Most students struggle when faced with complex and open-ended tasks because the strategies taught in schools and universities simply require finding and applying the correct formulae or strategy to answer well-structured, algorithmic problems. Over the past several years I have been working with colleagues on pedagogies how to develop students' ability to solve ill-structured problems.
Together we have developed an online tool (ThinkSpace) that makes it easy for faculty to add complex, real-world cases to university courses. ThinkSpace is used in physics, vet med (clinical and anatomic pathology, toxicology, pharmacology, parasitology, internal medicine, microbiology, physiology and animal welfare), food safety, biology, advertising, geology, teacher education, mechanical engineering, and industrial engineering. As of Spring 2011 over 2000 students have solved cases using ThinkSpace in over 100 courses. ThinkSpace is now an incubator project of JASIG with the goal of disseminating this to many other universities.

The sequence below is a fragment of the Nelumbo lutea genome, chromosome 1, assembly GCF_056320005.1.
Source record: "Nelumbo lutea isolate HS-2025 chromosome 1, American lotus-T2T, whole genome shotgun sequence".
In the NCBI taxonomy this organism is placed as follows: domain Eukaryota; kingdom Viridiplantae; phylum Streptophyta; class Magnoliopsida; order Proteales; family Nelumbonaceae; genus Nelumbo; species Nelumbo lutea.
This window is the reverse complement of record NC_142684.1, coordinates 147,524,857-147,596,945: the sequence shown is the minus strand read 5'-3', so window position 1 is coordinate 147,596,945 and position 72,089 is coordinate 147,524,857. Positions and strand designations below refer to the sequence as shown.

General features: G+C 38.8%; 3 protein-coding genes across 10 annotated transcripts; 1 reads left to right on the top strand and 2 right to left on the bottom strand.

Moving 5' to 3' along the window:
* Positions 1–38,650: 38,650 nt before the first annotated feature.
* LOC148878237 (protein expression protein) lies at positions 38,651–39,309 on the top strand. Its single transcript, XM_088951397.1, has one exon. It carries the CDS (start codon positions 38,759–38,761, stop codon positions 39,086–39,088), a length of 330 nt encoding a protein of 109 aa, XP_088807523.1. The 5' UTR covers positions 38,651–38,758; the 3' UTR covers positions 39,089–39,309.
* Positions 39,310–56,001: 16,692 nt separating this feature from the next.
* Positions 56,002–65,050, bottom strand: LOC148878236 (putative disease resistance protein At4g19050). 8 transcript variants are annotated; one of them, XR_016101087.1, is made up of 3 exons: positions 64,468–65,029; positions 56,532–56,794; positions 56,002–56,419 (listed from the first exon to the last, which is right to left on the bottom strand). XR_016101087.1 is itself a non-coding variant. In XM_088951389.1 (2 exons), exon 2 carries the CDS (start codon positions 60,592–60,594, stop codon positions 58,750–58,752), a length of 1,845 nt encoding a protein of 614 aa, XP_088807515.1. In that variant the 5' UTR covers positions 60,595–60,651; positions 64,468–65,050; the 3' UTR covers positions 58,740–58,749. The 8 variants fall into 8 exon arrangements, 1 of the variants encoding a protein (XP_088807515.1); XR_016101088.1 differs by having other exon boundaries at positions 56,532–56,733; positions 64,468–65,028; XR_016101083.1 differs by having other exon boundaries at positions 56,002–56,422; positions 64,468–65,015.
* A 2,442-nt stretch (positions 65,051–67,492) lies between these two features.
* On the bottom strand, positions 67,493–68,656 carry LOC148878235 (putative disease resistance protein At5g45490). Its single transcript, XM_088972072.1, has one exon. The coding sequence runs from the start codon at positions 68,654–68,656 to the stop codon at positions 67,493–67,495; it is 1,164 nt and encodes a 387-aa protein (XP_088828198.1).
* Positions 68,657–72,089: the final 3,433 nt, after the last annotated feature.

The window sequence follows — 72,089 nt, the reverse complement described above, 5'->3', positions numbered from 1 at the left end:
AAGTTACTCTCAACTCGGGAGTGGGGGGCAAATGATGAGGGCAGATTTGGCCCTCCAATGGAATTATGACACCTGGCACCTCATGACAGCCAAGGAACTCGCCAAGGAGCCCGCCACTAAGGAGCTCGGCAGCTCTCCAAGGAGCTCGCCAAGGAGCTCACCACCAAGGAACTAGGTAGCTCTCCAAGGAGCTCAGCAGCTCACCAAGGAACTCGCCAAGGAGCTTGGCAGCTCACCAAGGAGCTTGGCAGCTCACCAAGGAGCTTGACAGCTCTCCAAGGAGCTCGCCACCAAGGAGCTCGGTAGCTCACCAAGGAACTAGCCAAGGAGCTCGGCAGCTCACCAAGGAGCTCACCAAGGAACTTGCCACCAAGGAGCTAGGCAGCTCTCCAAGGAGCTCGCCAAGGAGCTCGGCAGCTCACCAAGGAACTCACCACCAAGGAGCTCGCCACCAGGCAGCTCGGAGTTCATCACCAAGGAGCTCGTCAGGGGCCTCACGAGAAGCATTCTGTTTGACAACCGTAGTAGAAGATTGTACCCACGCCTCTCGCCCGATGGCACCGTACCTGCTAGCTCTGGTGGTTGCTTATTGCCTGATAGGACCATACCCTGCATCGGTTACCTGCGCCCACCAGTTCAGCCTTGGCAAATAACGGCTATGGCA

We have learnt several key aspects of how students solve problems:
- As the semester progresses students become more selective — requesting facts later in the problem-solving session and requesting less irrelevant information. As the semester progresses, students submit their qualitative analysis of the problem earlier in the class session, suggesting that this task moves from being one to complete solely to satisfy the requirements, to a task that helps students solve the problem. (Educ Inf Technol (2011) 16:323–34)
- Students’ beliefs about
physics problem-solving change over the course of a semester working on
these problems. The frequency of strategies such as the Rolodex method
reduces only slightly by the end of the semester. However, there is an
increase in students describing more expansive strategies within their
reflections. In particular there is a large increase in
use of diagrams, and thinking about concepts first. (Phys. Rev. ST Phys. Educ. Res. 5, 020102 (2009))
Contact me if you are interested in working on these projects either as an undergraduate or graduate student.